• Up smash: A super-strong smash attack that grants Bowser’s shell full invincibility. Use it to KO! This move is great at punishing landings.
  • Whirling Fortress: You can use this move out of shield every so often. When attacking with Whirling Fortress, only use it on the ground. Try to avoid hitting your FP with it while you’re in the air, if possible.
  • Down smash: Use this at the ledge if you choose not to go off-stage. It covers both sides, so it can catch neutral get-ups and get-up rolls!
  • Flying Slam: A fast command grab that you can mix in every so often. Don’t use it too often, though, as an FP that spams Flying Slam can get really predictable. As a side note, Bowser FPs can’t learn to Bowsercide. In fact, amiibo in general can’t learn to KO themselves on purpose, so if you try to teach your Bowser to, it won’t work very well.

Bowser can also use his back air, up air, and forward smash every so often, but they’re a bit laggy and thus should only be used infrequently. Fire Breath is a tough one; the AI sometimes only uses it for a moment and thus doesn’t rack up enough damage with it. In terms of moves to avoid, stay away from neutral air. For whatever reason, Bowser’s AI is hard-coded with a high usage rate of this move, and so it can wind up spamming it if left unchecked. Don’t use too many down airs either, as they can get predictable as well.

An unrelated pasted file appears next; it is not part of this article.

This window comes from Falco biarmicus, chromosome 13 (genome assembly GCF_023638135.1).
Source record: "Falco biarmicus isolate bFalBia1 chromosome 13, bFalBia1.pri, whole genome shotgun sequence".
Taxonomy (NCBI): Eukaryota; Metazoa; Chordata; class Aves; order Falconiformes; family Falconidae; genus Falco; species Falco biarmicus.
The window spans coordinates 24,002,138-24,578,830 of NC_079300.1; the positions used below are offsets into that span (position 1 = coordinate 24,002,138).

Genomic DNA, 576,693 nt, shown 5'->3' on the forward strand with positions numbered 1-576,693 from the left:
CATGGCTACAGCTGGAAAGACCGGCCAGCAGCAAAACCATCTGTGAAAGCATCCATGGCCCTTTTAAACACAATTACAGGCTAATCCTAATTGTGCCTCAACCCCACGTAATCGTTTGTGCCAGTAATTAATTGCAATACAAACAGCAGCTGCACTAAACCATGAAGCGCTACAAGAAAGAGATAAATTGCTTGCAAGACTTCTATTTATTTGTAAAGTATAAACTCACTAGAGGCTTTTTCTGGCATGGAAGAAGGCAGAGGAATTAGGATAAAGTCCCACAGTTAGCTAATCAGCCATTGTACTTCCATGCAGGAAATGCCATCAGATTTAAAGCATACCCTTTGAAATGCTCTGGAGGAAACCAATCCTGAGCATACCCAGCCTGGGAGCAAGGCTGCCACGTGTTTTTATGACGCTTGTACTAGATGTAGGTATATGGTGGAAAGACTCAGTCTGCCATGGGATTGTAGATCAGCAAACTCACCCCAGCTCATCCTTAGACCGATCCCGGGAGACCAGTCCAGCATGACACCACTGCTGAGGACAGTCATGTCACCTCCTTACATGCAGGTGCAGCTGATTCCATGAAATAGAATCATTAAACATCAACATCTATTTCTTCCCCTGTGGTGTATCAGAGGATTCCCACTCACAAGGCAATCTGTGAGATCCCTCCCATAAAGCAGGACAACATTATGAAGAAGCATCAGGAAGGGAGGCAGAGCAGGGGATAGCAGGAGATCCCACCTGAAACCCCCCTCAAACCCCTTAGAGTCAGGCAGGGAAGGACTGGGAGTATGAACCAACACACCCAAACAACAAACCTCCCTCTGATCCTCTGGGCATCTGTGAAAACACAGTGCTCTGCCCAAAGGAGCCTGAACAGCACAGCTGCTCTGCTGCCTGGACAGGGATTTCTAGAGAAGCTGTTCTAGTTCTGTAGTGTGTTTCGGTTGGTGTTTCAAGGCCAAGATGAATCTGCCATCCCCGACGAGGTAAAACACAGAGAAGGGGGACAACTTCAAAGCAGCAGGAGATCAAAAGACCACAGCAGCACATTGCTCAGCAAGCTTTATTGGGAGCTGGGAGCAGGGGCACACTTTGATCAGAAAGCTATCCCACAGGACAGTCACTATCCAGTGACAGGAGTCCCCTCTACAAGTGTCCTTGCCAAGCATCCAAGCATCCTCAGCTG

Bowser’s Raid Boss playstyle is similar to his optimal style in competitive amiibo tournaments, as both of them rely on armored tilts and smash attacks. This means that you could train a Bowser amiibo that’s strong against humans and other FPs. But if you’d like to take a look at our competitive Bowser amiibo guide anyway, you can do so right here.

Wrap-Up

Thanks so much for sticking around until the end! As long as you avoid neutral airs at all costs, you should be good to go with Bowser. If any part of this guide was confusing – or if you’re new to Smash and need something explained – you’re always welcome to join our Discord server and ask as many questions as you want! Until next time — happy training!

If you would like to read more amiibo training guides, please follow this link.